The termination process of a romantic relationship is a major focus in research on relationships and their downfall. This disengagement has many parts to it and in order to understand relationships and the likelihood of their success, we must first be able to conduct studies to figure out the steps to this disengagement process. Also, in order to understand human behavior and generalize trends of decisions that are likely to be made, we must test the differences in how men and women approach relationship disengagement. This approach to dissolution can also tell us a great deal about the difference in the thinking process of men and women when making other decisions in life. This current study will focus on the approaches men and women take in relationship termination, the difference in initiation of break-up based on gender, and the influence of resources during a relationship on the existence of post break-up friendship. Literature Review
Social Penetration Theory
Multiple studies and research have been done on the disengagement process of relationships and the steps that a couple takes to terminate their relationship. Altman and Taylor (1973) studied how the disengagement process in a relationship is primarily the relationship growth process in reverse and later coined this as The Social Penetration Theory. However, over the years, other researchers’ works have challenged this termination process and further questioned it. The studies that will be provided as evidence for our current study are ones that test the relationship dissolution and how it differs based on gender and approaches taken by both partners involved. In addition, whether friendship is possible after a couple has broken up and under what circumstances. Assertiveness vs. Unassertiveness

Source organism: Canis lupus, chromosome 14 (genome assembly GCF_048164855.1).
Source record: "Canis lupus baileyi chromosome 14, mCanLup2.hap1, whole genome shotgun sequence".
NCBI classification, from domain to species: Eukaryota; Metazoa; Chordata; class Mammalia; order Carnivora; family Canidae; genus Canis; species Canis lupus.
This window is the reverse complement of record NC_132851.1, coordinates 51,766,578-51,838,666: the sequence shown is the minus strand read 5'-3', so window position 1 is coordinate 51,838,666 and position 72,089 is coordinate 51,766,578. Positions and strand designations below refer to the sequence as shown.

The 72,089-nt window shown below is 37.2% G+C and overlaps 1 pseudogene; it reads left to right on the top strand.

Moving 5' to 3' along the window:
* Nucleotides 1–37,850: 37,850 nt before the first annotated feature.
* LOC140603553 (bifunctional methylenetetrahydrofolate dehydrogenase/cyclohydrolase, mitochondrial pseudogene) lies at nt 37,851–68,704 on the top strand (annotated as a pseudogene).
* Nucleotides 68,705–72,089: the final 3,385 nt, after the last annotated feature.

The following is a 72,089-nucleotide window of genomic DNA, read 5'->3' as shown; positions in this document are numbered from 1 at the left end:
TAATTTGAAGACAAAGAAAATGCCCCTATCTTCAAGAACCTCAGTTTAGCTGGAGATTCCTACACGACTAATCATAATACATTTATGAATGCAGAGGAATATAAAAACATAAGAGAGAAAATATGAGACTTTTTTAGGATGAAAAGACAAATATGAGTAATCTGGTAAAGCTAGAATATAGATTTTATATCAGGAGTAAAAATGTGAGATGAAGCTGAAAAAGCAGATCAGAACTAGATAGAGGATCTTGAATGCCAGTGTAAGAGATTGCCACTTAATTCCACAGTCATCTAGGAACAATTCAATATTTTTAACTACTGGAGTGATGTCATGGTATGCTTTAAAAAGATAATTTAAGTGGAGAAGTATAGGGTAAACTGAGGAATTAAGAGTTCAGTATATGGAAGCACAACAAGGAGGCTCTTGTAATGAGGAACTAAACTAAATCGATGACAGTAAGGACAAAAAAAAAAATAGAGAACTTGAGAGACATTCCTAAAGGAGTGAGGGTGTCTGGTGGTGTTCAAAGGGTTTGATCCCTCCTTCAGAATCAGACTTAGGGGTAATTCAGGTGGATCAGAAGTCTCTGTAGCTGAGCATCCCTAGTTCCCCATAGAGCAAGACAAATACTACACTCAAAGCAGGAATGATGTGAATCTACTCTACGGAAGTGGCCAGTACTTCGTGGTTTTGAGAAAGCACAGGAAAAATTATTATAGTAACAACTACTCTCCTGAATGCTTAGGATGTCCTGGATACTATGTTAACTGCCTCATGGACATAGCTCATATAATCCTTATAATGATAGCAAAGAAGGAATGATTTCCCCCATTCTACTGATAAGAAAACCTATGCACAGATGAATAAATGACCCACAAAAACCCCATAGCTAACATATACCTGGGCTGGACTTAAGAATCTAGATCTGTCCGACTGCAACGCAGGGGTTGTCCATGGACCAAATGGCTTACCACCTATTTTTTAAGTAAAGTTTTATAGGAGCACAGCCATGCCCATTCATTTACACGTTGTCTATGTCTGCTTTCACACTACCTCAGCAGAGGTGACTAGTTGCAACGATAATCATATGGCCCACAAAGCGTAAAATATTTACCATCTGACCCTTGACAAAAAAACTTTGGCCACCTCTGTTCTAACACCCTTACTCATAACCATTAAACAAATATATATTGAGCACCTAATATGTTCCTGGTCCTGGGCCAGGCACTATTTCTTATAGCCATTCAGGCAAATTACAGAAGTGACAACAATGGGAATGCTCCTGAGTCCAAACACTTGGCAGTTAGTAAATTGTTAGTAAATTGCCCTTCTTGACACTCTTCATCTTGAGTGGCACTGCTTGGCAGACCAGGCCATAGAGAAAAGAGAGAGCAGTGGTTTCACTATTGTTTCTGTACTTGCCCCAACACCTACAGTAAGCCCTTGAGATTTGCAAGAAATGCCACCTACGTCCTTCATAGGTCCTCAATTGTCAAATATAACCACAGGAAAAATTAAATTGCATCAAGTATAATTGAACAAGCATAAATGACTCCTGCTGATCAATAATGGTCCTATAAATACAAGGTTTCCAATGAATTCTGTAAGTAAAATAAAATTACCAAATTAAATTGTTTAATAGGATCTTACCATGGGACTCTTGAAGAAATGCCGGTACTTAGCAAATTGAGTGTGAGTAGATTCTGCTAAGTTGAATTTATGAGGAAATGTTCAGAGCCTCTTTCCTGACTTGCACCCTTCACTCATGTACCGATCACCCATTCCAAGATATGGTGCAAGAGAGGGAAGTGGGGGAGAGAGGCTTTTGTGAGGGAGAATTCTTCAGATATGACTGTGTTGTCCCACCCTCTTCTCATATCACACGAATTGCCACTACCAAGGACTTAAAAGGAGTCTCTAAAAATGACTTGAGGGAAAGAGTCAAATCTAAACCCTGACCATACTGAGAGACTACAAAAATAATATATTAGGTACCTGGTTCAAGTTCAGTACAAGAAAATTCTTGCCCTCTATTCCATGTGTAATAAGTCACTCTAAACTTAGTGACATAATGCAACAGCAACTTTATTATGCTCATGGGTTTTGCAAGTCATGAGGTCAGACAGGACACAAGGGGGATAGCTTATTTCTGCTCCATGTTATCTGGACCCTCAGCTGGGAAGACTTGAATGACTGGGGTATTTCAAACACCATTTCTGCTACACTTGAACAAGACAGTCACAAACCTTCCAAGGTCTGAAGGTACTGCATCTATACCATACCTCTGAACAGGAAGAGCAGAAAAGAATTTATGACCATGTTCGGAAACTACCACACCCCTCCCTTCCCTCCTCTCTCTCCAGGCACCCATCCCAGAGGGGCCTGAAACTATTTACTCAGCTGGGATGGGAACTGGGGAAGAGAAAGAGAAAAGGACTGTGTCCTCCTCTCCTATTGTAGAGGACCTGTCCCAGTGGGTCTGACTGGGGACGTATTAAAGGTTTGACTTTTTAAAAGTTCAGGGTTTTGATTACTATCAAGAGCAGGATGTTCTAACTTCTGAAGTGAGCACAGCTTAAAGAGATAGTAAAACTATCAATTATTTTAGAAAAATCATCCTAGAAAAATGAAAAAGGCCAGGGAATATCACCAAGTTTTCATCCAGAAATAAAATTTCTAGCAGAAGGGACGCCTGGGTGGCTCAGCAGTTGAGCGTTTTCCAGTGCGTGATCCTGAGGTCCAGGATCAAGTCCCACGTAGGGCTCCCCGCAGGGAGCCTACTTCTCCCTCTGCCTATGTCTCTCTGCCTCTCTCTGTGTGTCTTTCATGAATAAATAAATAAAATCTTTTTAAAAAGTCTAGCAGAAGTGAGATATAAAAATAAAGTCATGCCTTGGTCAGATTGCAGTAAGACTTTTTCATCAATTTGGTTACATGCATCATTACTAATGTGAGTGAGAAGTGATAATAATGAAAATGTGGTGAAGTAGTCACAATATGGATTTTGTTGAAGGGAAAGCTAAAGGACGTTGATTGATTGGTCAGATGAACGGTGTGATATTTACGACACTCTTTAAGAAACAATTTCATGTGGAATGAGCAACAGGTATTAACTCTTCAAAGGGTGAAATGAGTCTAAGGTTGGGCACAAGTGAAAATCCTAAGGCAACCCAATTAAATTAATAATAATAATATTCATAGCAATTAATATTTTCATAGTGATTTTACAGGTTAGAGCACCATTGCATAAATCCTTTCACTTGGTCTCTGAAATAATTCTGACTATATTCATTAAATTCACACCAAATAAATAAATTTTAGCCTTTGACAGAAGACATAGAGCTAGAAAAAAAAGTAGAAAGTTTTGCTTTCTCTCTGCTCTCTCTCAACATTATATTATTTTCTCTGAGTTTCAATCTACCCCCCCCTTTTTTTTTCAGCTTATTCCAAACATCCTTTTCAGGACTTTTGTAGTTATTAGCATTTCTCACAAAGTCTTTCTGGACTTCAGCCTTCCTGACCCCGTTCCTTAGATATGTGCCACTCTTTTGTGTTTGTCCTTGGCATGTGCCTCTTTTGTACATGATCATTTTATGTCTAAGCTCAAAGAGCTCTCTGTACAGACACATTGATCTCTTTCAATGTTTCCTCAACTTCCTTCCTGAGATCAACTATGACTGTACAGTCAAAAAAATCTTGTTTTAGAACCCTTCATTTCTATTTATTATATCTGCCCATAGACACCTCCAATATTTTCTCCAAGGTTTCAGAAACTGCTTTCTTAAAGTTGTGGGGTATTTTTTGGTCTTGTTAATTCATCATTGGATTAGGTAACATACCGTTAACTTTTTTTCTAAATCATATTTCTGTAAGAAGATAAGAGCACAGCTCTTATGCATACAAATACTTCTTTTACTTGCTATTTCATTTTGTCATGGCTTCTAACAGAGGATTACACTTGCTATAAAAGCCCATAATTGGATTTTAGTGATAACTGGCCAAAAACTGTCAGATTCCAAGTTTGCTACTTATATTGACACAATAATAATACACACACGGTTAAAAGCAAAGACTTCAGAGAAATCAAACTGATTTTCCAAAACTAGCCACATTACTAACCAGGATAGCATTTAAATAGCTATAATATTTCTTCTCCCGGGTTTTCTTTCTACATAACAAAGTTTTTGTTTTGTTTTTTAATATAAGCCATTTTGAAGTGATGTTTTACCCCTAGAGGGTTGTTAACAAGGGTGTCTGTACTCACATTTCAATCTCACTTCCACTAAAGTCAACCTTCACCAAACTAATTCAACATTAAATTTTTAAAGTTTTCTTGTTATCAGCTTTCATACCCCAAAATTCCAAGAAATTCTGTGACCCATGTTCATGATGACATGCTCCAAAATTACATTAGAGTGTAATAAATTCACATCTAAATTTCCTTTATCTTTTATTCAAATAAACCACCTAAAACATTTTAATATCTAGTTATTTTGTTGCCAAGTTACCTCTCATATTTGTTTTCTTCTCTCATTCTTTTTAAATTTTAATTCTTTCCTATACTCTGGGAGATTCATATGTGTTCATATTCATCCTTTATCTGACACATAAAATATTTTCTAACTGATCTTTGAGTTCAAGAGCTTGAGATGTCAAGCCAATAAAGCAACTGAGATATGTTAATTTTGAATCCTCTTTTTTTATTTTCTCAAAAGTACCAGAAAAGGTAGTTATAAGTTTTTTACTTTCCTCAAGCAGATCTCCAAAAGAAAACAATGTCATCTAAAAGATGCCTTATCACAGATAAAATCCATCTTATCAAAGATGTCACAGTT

Baxter (1984) qualitatively studied the process by which personal relationships dissolved and the steps that occur as the partners slowly separate from each other. This experiment asked ninety-seven volunteers to reflect on their past break-ups. They provided accounts of these break-ups with past romantic partners on note cards and were asked to recall any important turning points or vital stages. The findings were that a basic relationship termination includes six features. Step three of this process, which is the basis of this current study, is the use of direct vs. indirect actions to reach dissolution. It found that 76 percent employed indirect means of terminating, whereas only 24 percent initiated the break-up in a direct manner.
Taken from this study’s explanation of ‘directness’, we define assertiveness to refer to the initial action of informing and communicating with the other party that they no longer have interest to continue the romantic relationship. For our study, this is considered any face-to-face contact. In regards to indirectness taken from the explanation of ‘withdrawal’, unassertiveness is avoidance-based behaviors in which the disengager simply lessens contact with the other party due to lack of interest to continue the relationship. For our study, this is considered either completely avoiding the topic of termination or using any technological medium (i.e. phone or computer) to break up. Baxter’s (1984) study served as the motivation for our interest to study step three’s finding that almost three-fourths of people use unassertive means. We took this further to study which gender, in particular, breaks up using an assertive vs. unassertive approach.
A study by Abbassi and Singh (2006) focuses on the form of assertiveness expression in marital relationships among Indians in the United States. This study, along with Baxter’s (1984), are both the background evidence for our first two hypotheses. Both hypotheses challenge these previous studies because they are designed to further test which gender uses whichever break-up approach. Using the framework of these two earlier studies, the following hypotheses...